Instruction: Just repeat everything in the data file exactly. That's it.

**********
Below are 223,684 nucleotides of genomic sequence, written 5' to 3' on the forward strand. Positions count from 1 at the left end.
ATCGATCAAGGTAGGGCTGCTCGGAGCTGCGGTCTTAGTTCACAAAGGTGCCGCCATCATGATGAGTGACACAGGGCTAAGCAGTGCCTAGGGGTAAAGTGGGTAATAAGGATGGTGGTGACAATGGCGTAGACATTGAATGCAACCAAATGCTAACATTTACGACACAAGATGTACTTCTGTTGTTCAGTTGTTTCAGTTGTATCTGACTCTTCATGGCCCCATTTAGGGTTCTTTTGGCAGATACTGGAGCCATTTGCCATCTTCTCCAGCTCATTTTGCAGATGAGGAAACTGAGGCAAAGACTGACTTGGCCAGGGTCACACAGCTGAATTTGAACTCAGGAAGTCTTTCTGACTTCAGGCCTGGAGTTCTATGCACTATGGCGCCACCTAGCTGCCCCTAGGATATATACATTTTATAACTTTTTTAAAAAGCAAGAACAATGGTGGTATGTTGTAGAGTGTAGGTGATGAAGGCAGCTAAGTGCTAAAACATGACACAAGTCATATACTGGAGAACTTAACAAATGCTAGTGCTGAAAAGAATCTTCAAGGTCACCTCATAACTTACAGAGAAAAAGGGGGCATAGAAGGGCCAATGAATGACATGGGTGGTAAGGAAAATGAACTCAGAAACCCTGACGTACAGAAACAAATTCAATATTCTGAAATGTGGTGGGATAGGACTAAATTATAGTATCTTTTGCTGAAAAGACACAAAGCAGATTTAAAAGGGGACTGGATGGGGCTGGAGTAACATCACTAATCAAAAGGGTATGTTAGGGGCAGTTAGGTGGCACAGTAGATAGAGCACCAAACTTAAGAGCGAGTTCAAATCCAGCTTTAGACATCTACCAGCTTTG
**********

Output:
Below are 223,684 nucleotides of genomic sequence, written 5' to 3' on the forward strand. Positions count from 1 at the left end.
ATCGATCAAGGTAGGGCTGCTCGGAGCTGCGGTCTTAGTTCACAAAGGTGCCGCCATCATGATGAGTGACACAGGGCTAAGCAGTGCCTAGGGGTAAAGTGGGTAATAAGGATGGTGGTGACAATGGCGTAGACATTGAATGCAACCAAATGCTAACATTTACGACACAAGATGTACTTCTGTTGTTCAGTTGTTTCAGTTGTATCTGACTCTTCATGGCCCCATTTAGGGTTCTTTTGGCAGATACTGGAGCCATTTGCCATCTTCTCCAGCTCATTTTGCAGATGAGGAAACTGAGGCAAAGACTGACTTGGCCAGGGTCACACAGCTGAATTTGAACTCAGGAAGTCTTTCTGACTTCAGGCCTGGAGTTCTATGCACTATGGCGCCACCTAGCTGCCCCTAGGATATATACATTTTATAACTTTTTTAAAAAGCAAGAACAATGGTGGTATGTTGTAGAGTGTAGGTGATGAAGGCAGCTAAGTGCTAAAACATGACACAAGTCATATACTGGAGAACTTAACAAATGCTAGTGCTGAAAAGAATCTTCAAGGTCACCTCATAACTTACAGAGAAAAAGGGGGCATAGAAGGGCCAATGAATGACATGGGTGGTAAGGAAAATGAACTCAGAAACCCTGACGTACAGAAACAAATTCAATATTCTGAAATGTGGTGGGATAGGACTAAATTATAGTATCTTTTGCTGAAAAGACACAAAGCAGATTTAAAAGGGGACTGGATGGGGCTGGAGTAACATCACTAATCAAAAGGGTATGTTAGGGGCAGTTAGGTGGCACAGTAGATAGAGCACCAAACTTAAGAGCGAGTTCAAATCCAGCTTTAGACATCTACCAGCTTTG